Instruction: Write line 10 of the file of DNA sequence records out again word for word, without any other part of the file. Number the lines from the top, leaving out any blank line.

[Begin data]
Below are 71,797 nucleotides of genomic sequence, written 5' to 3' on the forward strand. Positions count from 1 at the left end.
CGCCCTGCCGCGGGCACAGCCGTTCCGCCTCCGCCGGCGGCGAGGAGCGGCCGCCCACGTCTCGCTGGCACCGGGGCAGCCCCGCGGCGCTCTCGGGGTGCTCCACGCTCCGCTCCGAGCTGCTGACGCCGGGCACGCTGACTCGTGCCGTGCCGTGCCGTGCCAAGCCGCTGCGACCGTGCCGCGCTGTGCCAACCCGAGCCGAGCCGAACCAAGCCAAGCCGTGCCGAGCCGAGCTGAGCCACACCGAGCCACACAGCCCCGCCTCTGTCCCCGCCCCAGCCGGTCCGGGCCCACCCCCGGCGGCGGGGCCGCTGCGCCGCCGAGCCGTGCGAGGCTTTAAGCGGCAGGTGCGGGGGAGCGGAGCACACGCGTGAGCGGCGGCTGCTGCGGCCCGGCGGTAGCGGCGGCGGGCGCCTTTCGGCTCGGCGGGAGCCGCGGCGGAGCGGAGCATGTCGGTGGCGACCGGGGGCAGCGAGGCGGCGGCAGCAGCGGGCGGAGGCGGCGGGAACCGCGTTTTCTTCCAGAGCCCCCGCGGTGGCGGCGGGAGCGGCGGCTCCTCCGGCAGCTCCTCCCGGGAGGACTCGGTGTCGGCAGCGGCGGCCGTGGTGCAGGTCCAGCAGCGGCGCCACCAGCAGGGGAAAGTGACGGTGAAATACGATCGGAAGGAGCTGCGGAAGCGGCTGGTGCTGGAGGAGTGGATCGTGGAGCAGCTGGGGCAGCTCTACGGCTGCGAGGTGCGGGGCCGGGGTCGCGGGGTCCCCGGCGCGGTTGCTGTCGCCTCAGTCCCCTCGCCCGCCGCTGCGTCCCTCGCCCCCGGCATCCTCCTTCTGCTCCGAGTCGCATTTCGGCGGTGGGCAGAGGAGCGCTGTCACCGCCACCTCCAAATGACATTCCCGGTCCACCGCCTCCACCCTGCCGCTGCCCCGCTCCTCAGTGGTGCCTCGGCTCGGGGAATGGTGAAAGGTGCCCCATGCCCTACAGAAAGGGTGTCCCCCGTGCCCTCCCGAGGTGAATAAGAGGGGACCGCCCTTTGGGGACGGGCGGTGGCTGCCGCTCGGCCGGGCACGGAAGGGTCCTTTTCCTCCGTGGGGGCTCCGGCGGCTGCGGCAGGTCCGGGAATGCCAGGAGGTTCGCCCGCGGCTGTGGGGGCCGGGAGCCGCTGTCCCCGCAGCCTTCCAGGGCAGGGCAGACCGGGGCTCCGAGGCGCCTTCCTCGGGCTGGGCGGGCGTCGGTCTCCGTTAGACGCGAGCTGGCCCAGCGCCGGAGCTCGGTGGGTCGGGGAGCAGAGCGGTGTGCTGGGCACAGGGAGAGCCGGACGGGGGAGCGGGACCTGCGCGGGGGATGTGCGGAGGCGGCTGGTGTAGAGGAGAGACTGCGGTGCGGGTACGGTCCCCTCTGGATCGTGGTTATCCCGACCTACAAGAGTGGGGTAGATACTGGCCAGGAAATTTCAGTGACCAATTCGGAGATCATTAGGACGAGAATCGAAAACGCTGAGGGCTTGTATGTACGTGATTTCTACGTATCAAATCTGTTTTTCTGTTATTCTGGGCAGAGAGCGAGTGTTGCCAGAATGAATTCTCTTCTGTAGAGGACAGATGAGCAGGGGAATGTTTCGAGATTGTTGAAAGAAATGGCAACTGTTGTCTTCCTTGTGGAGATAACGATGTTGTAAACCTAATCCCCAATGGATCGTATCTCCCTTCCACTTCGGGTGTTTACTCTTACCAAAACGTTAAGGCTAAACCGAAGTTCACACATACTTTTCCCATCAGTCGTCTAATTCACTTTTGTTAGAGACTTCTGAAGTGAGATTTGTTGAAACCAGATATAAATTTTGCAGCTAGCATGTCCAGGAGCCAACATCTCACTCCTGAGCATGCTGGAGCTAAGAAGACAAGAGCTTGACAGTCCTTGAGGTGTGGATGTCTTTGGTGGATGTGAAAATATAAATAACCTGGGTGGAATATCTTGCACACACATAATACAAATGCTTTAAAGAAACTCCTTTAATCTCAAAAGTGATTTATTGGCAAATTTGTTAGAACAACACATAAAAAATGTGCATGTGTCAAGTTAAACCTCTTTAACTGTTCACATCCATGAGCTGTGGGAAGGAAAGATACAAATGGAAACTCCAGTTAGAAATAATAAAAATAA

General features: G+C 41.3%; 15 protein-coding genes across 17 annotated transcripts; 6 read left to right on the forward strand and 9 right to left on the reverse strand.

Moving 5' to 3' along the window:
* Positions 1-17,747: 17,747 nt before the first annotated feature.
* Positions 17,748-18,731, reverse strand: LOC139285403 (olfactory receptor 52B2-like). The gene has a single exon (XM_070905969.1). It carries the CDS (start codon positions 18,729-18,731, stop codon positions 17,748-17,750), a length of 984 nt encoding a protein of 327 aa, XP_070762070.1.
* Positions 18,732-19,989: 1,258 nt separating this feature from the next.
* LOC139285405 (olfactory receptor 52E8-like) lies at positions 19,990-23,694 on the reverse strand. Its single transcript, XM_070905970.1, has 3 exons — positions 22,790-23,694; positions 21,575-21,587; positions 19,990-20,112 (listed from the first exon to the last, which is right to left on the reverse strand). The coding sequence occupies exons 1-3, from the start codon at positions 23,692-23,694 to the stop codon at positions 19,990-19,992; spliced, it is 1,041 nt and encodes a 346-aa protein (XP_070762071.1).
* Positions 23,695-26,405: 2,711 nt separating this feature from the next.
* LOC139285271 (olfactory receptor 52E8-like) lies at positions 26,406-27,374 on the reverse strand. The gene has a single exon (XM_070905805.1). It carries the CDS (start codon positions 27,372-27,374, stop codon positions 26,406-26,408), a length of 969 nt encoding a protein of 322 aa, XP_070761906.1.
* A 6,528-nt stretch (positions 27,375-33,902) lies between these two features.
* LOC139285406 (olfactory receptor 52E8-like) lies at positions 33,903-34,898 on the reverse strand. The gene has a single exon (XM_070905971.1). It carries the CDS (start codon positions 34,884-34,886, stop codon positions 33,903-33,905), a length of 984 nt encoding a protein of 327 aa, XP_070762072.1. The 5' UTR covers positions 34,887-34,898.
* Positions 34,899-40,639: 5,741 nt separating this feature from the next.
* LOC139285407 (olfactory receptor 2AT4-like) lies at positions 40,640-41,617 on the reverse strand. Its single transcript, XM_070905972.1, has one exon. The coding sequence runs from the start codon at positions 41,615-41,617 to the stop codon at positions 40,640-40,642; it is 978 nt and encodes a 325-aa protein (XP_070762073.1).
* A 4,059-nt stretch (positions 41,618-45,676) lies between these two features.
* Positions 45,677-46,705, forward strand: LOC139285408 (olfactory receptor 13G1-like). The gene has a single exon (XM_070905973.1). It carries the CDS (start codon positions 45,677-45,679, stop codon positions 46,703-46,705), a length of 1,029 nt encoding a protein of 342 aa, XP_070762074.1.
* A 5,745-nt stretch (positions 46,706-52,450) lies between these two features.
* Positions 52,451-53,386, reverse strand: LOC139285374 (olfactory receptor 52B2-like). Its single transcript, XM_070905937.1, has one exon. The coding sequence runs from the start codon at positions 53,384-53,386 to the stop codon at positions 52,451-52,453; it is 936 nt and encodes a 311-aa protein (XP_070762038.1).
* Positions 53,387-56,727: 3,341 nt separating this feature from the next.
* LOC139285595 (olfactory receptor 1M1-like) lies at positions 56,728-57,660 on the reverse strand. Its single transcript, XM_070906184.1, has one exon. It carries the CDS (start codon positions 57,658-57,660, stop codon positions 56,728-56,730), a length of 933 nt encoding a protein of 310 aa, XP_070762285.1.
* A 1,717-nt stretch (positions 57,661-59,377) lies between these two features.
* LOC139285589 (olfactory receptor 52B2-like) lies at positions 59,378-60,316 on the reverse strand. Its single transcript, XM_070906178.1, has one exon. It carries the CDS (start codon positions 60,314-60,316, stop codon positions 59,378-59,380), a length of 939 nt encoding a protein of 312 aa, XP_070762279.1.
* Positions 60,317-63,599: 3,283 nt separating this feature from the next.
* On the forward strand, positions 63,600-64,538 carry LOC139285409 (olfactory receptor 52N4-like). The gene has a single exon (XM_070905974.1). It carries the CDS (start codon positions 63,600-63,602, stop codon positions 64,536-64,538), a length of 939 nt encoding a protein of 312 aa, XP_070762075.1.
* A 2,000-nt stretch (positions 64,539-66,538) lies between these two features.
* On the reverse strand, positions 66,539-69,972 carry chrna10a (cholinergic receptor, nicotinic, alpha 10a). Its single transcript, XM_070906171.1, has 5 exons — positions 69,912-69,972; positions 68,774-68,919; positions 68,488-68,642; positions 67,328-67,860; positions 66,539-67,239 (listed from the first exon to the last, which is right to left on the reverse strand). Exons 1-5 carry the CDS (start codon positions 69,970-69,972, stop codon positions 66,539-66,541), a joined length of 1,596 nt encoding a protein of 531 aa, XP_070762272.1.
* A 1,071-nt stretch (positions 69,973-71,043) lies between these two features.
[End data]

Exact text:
* LOC139285271 (olfactory receptor 52E8-like) lies at positions 26,406-27,374 on the reverse strand. The gene has a single exon (XM_070905805.1). It carries the CDS (start codon positions 27,372-27,374, stop codon positions 26,406-26,408), a length of 969 nt encoding a protein of 322 aa, XP_070761906.1.